Gears:      1 (defaults to small)
 Git URL:    ssh://
 Deployment: auto (on git push)

 strongloop-strongloop-0.10.30 (StrongLoop Suite)
   Gears:   1 small

To republish the app, we simply use the following commands:

$ git remote add openshift ssh://
$ git push --force openshift master

We should get a successful status as below after a series of npm messages:

remote: Preparing build for deployment
remote: Deployment id is 718770e5
remote: Activating deployment
remote: -------------------------
remote: Git Post-Receive Result: success
remote: Activation status: success
remote: Deployment completed with status: success
To ssh://
  f69aa75..e58a549  master -> master

We can now validate the updated myapi application on OpenShift cloud by refreshing the same API explorer URL and checking for the accounts model.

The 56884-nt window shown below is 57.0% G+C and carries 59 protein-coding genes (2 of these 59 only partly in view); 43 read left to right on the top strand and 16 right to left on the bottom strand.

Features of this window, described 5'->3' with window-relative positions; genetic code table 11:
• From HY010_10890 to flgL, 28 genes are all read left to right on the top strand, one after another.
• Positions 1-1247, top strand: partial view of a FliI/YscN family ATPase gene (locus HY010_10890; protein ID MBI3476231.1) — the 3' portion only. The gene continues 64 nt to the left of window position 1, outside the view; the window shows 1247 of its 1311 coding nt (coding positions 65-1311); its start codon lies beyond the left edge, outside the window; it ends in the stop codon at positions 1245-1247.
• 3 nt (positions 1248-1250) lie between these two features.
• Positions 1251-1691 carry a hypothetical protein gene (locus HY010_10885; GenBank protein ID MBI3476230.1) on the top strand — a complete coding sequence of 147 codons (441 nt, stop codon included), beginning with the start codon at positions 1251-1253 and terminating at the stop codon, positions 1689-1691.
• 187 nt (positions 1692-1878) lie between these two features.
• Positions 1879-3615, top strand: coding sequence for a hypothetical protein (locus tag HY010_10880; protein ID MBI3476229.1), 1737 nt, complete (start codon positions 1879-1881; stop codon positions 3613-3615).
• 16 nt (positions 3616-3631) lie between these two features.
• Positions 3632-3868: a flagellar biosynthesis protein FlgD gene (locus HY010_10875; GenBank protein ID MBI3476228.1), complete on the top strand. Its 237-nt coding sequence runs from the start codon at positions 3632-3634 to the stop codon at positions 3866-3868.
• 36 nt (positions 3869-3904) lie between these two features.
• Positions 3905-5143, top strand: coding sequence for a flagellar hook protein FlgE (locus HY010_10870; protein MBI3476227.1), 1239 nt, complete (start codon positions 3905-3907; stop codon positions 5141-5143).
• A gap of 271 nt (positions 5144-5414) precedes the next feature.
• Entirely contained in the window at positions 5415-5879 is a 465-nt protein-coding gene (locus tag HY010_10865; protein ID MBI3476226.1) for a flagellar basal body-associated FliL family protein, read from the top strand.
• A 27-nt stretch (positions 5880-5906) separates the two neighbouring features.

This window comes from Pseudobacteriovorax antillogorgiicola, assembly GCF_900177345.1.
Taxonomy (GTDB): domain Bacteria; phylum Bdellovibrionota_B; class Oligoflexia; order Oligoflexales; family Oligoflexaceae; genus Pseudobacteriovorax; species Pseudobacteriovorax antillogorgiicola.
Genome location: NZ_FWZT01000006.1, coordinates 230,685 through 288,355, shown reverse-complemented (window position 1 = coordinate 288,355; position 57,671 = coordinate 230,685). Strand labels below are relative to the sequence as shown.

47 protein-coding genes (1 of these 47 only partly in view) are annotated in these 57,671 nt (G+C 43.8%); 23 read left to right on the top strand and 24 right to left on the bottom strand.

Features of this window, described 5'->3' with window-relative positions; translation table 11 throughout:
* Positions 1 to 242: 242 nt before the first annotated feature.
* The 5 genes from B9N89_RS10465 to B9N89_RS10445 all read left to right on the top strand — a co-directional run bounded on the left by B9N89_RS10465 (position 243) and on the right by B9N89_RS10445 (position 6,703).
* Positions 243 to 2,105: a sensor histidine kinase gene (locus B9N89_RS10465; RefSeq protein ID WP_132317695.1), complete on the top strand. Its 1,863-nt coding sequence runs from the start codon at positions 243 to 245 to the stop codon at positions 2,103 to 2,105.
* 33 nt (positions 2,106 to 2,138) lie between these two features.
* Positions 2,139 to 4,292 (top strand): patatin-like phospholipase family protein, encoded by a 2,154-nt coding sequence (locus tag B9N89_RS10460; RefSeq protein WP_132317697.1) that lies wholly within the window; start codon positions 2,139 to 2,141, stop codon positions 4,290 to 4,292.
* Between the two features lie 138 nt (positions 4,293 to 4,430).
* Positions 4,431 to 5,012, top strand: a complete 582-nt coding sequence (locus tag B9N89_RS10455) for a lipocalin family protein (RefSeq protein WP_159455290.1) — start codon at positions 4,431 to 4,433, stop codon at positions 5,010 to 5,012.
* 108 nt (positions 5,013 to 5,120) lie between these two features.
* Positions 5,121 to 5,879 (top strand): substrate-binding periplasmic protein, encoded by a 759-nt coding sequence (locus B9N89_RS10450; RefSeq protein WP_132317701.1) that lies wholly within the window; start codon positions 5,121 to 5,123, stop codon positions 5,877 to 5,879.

Screen Shot 2014-09-03 at 7.44.18 AM

First off we can see the new Accounts model (pluralized) being added. Expanding that API, we can also see all the auto-provisioned API endpoints for CRUD operations on Accounts model.

Screen Shot 2014-09-03 at 7.44.37 AM

The endpoints can actually be tested and executed through this interface. Here we see a “Get” operation.

Screen Shot 2014-09-03 at 7.44.57 AM

What’s next?

  • In the first blog of this sequence, we got up and running with Loopback API framework and generated REST APIs within minutes on OpenShift PaaS. In the following blogs we will discuss more detailed use cases, frontend integration and DevOps features and capabilities of Node.js APIs on OpenShift.</span>
  • Ready to develop APIs in Node.js and get them connected to your data? Check out the Node.js LoopBack framework. We’ve made it easy to